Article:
11,508 reputation
21132
bio website
location
age
visits member for 3 years, 1 month
seen 15 hours ago

Aug
13
comment Why helicity is proportional to the spin of particle and has two values?
@PhysiXxx The way I see it is that the computation of the helicity operator is classical, and since the energy of a massless particle is never zero, one may divide by it. After obtaining the classical expression, we quantize according the rules of canonical quantization
Aug
12
comment Why helicity is proportional to the spin of particle and has two values?
@PhysiXxx I have added an update showing the computation of the helicity in 3-vector notation. The generalization of the case of the electromagnetic field (that I know of) requires the use of spinor notation of the massless field equations. It requires more than a few lines. I'll try to find a good reference.
Aug
7
comment Large and small gauge transformations?
@Hunter The identity component $\mathcal{G}_0$ that you gauge away is almost the whole gauge group, it is an infinite dimensional group. The group of large gauge transformation is only $\mathbb{Z}$, it is discrete. Thus I think that you may consider this as a fine tuning of the gauge principle.
Jul
8
comment Spontaneous symmetry breaking in classical mechanics, quantum mechanics and quantum field theory
@BebopButUnsteady In the buckling problem, only two modes participate (for example the straight and the one period modes). This is the reason that one can simulate the buckling mechanism using rigid elements together with (a finite number of ) springs.
Jul
7
comment Spontaneous symmetry breaking in classical mechanics, quantum mechanics and quantum field theory
@drake I have changed "invariant solutions", to "time invariant solutions". This means that the classical distribution on the phase space does not change in time. This definition avoids the mention of vacuum. Actually, the Klein-Gordon example is appropriate here, because the invariant solution $\phi = 0$ indicates that the Lorentz invariance is not broken, however it is not a "vacuum", since the Hamiltonian is not bounded from below.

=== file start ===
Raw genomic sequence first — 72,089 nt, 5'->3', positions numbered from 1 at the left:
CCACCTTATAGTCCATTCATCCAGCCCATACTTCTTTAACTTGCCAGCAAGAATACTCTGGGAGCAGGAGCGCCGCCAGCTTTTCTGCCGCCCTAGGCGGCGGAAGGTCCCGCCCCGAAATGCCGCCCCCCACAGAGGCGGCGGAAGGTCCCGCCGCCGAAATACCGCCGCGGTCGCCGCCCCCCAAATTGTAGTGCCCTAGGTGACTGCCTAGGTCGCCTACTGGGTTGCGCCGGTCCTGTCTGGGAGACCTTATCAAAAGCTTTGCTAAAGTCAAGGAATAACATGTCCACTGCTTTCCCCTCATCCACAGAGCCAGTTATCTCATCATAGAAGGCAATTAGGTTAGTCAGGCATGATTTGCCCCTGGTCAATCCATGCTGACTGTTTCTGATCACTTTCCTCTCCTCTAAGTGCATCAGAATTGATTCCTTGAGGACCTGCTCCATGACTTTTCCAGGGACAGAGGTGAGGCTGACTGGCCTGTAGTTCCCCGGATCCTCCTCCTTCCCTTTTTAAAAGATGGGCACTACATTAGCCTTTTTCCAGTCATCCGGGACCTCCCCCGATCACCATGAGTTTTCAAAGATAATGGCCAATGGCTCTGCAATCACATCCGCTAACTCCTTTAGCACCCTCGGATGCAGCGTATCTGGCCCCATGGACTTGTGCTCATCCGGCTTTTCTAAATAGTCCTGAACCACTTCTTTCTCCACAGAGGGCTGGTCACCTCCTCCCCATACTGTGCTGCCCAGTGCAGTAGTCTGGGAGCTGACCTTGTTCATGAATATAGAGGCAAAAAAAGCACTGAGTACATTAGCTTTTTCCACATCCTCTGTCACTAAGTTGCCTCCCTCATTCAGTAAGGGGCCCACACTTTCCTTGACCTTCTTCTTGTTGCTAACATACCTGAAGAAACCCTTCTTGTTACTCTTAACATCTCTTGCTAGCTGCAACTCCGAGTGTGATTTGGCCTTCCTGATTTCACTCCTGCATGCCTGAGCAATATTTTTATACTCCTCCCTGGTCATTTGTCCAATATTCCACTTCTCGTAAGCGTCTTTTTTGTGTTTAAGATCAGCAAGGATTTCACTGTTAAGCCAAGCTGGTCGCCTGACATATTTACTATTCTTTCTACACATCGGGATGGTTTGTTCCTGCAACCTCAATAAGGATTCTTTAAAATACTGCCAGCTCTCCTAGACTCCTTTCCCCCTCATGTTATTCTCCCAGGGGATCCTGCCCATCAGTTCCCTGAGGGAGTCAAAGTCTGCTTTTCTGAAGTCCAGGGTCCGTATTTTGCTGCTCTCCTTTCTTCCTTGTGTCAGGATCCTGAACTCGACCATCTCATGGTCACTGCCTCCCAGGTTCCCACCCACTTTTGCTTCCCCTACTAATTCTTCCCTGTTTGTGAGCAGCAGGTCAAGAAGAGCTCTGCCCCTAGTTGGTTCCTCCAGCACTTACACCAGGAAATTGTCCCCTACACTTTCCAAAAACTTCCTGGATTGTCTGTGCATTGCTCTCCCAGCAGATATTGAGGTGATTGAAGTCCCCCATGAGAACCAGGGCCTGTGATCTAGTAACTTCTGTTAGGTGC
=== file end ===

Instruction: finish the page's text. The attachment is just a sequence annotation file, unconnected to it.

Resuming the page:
Jun
30
comment Spontaneous symmetry breaking in classical mechanics, quantum mechanics and quantum field theory
Of course, I changed the wording to hopefully avoid confusion.
Jun
9
comment Classical and quantum anomalies
@drake: There is a great new article (arxiv.org/abs/1305.1955v1) by Michael Stone and Vatsal Dwivedi in which they classically derive the Abelian and non-Abelian chiral anomlies using a single fermion classical model without second quantization, Grasmann variables, the path integral measure etc.
May
28
comment Calculation of the spherical harmonic sum in the propagator of the particle on a sphere
@ramanujan_dirac : It means that it is a fractional derivative. One way to understand it is to think about the Fourier transform. The derivative becomes a multiplication by the dual variable $p$ in the Fourier representation. A half-derivative is the multiplication by $p^{\frac{1}{2}}$. Now, a multiplication in the Fourier (momentum) space is a convolution in the position space. This explains the definition 8.14 of the fractional derivative in Comporesi.
May
21
comment Coherent $U(N)$ intertwiners in Loop Quantum Gravity (LQG) and a measure on the Grassmannian
@levitopher cont. In fact, the procedure adopted by Qmechanic is a part of the "Faddeev-Popov" procedure for reducing gauge symmetries, and in principle it can be completed to get a BRST invariant integrand.
May
21
comment Coherent $U(N)$ intertwiners in Loop Quantum Gravity (LQG) and a measure on the Grassmannian